Live simply. Use Soap.
For me, making handmade soap is a creative pursuit that satisfies my desire for simple, practical beauty. A bar of soap is functional. It cleans. It serves the every day necessity of personal cleanliness. Yet it can also serve in providing a pleasant sensory experience of touch and smell. Not taste. You don't want to taste soap. Even if it does look good enough to eat.
After ten years of making soap, I still enjoy the endless possibilities of combining color, fragrance, ingredients, and texture in different ways to create a bar of soap that is unique from every other bar of soap, even one that comes from the same batch. I like the prospect of serendipity - the act of finding something valuable or delightful when you are not looking for it - because not every batch of soap behaves itself in the making. Sometimes a batch decides to deviate from the original plan. But that's okay. I like soap with personality. It can go ahead and express itself, but I know that in the end it gets the job done. Even when things go exactly as planned, there is often an unexpected pleasant surprise in the design of the finished soap.
Every soap has a story that is only known by the soap maker. A batch of soap is made for many reasons. It may be for an upcoming event - a baby shower or a wedding, a craft show or arts market, a fund raiser or charity auction. Sometimes it's to try a new swirling or layering technique, a different colorant or additive, a particular fragrance oil. When a soap really misbehaves, it can be rebatched - melted down and remolded - kinda like a make over. That's something else I like about making soap - that it's flexible enough to change. After a little bit of fuss, eventually it gets the job done. It cleans, and it smells good while it's at it.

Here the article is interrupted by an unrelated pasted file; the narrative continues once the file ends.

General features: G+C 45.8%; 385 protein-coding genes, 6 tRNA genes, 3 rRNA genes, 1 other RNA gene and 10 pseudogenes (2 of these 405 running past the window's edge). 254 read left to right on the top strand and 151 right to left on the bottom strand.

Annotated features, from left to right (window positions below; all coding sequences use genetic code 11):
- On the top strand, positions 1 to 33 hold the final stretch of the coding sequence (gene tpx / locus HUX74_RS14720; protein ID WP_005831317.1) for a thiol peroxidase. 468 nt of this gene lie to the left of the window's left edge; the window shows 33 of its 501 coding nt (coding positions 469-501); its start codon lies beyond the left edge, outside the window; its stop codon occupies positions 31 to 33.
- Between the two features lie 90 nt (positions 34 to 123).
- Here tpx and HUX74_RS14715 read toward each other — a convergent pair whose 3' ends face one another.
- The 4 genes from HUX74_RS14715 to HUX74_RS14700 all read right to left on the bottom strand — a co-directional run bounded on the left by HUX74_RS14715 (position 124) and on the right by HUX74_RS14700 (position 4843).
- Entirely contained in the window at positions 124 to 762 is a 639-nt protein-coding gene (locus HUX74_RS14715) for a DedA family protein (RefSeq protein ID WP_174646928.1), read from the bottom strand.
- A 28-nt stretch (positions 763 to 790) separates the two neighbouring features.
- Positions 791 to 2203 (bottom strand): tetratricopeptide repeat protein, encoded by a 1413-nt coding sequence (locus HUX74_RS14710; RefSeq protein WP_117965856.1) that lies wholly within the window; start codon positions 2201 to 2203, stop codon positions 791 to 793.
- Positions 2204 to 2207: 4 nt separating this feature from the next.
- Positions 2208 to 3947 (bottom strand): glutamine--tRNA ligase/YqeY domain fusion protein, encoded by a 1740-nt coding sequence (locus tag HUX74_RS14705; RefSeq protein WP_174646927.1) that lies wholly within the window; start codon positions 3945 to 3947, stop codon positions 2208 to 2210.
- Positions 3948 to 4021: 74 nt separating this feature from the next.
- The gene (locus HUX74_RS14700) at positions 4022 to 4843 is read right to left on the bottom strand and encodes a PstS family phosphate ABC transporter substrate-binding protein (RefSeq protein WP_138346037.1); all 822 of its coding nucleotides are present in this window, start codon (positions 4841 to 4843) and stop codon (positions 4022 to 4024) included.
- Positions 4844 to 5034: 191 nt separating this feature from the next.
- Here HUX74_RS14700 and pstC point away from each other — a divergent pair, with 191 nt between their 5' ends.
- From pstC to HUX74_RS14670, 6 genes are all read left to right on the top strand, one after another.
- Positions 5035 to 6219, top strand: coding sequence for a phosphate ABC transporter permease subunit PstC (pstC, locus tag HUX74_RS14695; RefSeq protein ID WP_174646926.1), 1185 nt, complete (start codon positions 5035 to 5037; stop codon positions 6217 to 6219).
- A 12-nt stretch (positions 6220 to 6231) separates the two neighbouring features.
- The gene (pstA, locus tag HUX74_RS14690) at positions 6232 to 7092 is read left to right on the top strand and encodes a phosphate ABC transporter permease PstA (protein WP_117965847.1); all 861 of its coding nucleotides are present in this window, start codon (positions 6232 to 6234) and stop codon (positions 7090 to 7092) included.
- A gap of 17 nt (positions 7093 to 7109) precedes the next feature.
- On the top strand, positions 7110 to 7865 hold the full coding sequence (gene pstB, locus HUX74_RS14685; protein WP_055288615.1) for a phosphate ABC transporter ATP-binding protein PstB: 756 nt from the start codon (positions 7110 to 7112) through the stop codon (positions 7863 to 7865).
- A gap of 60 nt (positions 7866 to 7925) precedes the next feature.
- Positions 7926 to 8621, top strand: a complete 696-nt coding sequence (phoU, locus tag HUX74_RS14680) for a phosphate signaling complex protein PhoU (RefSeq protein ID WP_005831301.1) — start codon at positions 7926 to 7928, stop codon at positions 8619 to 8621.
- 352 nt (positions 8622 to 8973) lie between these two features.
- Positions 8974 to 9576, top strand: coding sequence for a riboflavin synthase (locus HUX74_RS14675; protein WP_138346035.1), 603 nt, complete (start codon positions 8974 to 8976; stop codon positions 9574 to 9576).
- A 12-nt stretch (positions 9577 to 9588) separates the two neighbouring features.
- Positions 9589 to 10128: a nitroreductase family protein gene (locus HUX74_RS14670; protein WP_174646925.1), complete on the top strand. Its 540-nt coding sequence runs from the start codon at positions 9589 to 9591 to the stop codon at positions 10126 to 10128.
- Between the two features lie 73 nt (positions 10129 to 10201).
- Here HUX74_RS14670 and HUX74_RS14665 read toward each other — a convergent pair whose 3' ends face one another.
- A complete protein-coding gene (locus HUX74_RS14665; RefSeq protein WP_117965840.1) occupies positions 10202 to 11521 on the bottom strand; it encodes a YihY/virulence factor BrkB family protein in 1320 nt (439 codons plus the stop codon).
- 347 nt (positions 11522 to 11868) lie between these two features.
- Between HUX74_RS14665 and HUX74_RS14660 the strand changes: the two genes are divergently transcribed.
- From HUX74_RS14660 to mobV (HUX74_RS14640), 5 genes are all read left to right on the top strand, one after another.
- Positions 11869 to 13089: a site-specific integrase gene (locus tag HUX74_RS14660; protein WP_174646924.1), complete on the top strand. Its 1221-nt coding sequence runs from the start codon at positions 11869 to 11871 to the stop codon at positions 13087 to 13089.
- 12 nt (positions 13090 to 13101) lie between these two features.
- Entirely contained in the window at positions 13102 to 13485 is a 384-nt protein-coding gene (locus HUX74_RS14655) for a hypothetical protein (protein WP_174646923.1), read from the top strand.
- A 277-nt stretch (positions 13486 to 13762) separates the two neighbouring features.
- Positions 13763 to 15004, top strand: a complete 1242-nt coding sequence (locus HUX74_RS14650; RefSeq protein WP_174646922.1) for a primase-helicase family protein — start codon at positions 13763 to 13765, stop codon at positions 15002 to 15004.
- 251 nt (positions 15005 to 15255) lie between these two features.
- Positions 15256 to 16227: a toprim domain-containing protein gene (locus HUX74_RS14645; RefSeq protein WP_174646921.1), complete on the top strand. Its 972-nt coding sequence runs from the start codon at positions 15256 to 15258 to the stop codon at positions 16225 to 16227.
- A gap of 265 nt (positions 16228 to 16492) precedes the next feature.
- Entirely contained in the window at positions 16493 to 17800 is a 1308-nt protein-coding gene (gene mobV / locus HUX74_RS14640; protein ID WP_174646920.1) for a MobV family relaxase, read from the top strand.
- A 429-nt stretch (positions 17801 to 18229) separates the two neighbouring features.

I am a member of the Handcrafted Soap and Cosmetic Guild, a non-profit trade association serving the handcrafted soap and cosmetic industry. Last year I tested and received Basic Soapmaking Certification. At the guild conference next month, May 2019, I plan to test and receive Advanced Soapmaking Certification. As part of that process, I had to make a basic soap from scratch. This entailed doing all the formula calculations by hand, getting safety documentation of all the ingredients, and submitting information on the soap making process. Such a far cry from the inexactness of making soap in times past! As I wrote in an earlier post, "For the pioneers, making soap was a hot, exhausting process involving wood ashes from their cooking fires and animal fats from their livestock or leftover cooking grease. It was an imprecise process at best but did result in a functional soft soap that was good for cleaning clothes but rather harsh for cleaning skin." Instead of dealing with all that mess, the basic simple bar of soap (pictured below) I made in the comfort of my kitchen is gentle and beautiful without added color or fragrance.